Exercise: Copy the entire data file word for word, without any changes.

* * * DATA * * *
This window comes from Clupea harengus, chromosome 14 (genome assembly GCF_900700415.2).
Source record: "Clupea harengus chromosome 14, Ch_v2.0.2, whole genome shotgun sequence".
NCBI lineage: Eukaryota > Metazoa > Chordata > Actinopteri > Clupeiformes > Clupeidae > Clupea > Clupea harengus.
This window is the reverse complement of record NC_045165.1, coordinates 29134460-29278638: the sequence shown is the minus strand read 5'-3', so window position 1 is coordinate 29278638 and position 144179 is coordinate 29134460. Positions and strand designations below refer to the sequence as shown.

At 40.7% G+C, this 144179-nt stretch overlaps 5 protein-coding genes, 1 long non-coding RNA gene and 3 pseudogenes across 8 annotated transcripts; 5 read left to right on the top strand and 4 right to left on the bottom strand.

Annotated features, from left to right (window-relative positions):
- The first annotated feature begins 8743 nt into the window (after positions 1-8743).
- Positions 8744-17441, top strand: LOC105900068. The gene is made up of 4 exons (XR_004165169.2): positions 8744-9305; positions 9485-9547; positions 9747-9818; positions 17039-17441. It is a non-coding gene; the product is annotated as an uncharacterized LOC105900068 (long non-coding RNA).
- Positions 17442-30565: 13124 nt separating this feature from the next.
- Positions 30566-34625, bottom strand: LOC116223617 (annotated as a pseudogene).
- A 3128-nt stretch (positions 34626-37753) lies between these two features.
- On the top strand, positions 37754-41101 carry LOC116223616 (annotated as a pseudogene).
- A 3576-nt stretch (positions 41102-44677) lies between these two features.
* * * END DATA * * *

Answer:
This window comes from Clupea harengus, chromosome 14 (genome assembly GCF_900700415.2).
Source record: "Clupea harengus chromosome 14, Ch_v2.0.2, whole genome shotgun sequence".
NCBI lineage: Eukaryota > Metazoa > Chordata > Actinopteri > Clupeiformes > Clupeidae > Clupea > Clupea harengus.
This window is the reverse complement of record NC_045165.1, coordinates 29134460-29278638: the sequence shown is the minus strand read 5'-3', so window position 1 is coordinate 29278638 and position 144179 is coordinate 29134460. Positions and strand designations below refer to the sequence as shown.

At 40.7% G+C, this 144179-nt stretch overlaps 5 protein-coding genes, 1 long non-coding RNA gene and 3 pseudogenes across 8 annotated transcripts; 5 read left to right on the top strand and 4 right to left on the bottom strand.

Annotated features, from left to right (window-relative positions):
- The first annotated feature begins 8743 nt into the window (after positions 1-8743).
- Positions 8744-17441, top strand: LOC105900068. The gene is made up of 4 exons (XR_004165169.2): positions 8744-9305; positions 9485-9547; positions 9747-9818; positions 17039-17441. It is a non-coding gene; the product is annotated as an uncharacterized LOC105900068 (long non-coding RNA).
- Positions 17442-30565: 13124 nt separating this feature from the next.
- Positions 30566-34625, bottom strand: LOC116223617 (annotated as a pseudogene).
- A 3128-nt stretch (positions 34626-37753) lies between these two features.
- On the top strand, positions 37754-41101 carry LOC116223616 (annotated as a pseudogene).
- A 3576-nt stretch (positions 41102-44677) lies between these two features.